Democratic Lawmakers Seek to Shift Some of the Blame to Insurance Industry

Your News Companion by Ben Mathis-Lilley
Nov. 16 2013 5:17 PM

Democratic Lawmakers Seek to Shift Some of the Blame to Insurance Industry

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President Barack Obama speaks during a meeting with CEOs from across the health insurance industry at the Roosevelt Room of the White House on November 15, 2013

Photo by Alex Wong/Getty Images

President Obama may be reluctant to directly criticize the health insurance industry, thinking the best strategy to fix his health care woes is to work alongside the sector. But Democrats are getting ready to fight back, angry that insurance executives have seemingly been able to have it “both ways” by making money out of the new customers because of Obamacare, while also blaming the new law for rising premiums, reports the Hill. Democratic lawmakers say insurance companies are largely to blame for the hundreds of thousands of people who can’t keep their current health plan.

Now that President Obama has said that the White House would let companies continue to offer plans that don’t meet the standards of the Affordable Care Act, Democratic pressure on insurers is set to increase. “What we have to do is have all legislators team up and call upon the insurance industry to honor their side of the bargain because it requires not only the government side but it requires the insurance companies to keep offering the policies and not cancel them on folks,” said Sen. Jeff Merkley.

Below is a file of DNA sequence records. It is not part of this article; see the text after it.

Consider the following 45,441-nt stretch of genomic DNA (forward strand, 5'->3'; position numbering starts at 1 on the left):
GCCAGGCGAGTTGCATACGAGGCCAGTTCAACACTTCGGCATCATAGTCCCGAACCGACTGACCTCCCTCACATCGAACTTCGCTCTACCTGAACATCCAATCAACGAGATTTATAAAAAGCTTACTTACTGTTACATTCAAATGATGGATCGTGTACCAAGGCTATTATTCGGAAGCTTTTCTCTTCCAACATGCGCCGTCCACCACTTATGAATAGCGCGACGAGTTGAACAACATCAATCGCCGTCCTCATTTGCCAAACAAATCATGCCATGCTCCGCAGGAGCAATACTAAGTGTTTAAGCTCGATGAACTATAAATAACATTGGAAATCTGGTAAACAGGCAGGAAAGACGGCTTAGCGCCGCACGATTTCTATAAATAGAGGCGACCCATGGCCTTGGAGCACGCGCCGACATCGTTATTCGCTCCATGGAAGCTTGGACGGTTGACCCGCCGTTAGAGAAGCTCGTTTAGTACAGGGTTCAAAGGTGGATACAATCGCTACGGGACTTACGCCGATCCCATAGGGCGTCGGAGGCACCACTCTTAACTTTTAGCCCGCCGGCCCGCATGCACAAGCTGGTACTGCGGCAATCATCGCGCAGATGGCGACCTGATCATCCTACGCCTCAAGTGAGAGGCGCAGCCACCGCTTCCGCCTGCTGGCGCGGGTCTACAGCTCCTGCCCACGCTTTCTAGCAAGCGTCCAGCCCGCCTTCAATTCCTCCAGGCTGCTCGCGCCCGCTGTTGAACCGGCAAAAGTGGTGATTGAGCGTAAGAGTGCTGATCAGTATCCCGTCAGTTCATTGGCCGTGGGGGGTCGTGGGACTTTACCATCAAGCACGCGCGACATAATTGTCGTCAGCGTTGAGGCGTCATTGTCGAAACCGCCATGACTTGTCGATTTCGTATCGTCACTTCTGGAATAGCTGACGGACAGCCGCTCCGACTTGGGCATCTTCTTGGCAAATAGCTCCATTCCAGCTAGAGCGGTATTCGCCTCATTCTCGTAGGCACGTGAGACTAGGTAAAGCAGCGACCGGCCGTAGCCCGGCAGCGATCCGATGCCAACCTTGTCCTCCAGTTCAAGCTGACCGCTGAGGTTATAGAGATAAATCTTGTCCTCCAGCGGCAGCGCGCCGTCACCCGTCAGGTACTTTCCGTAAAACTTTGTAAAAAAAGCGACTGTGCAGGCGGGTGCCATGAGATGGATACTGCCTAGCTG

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It’s hardly that simple though. State regulators across the country spent Friday trying to figure out how they could apply the president’s decision to allow insurers to keep policies through 2014, reports the Washington Post. A few states quickly announced their decisions. Rhode Island, Vermont and Washington have already said they would not allow any changes to the insurance market. While five others—Florida, North Carolina, Ohio, Kentucky, and Texas—have said they will let insurers sell the plans. The rest remain up in the air.

The insurance industry is hardly thrilled about President Obama’s proposal. In a meeting at the White House on Friday, 15 insurance industry representatives expressed concern that the extension could solve one problem while creating another by making it more difficult to get healthy, young people to sign up for health plans, which is considered essential to the law’s success, reports Bloomberg. Advocates for the insurance industry have also warned that “premiums could begin soaring in 2015” if those who were going to be joining Obamacare’s exchanges end up keeping substandard policies, notes Reuters.

Daniel Politi has been contributing to Slate since 2004 and wrote the "Today's Papers" column from 2006 to 2009. You can follow him on Twitter @dpoliti.

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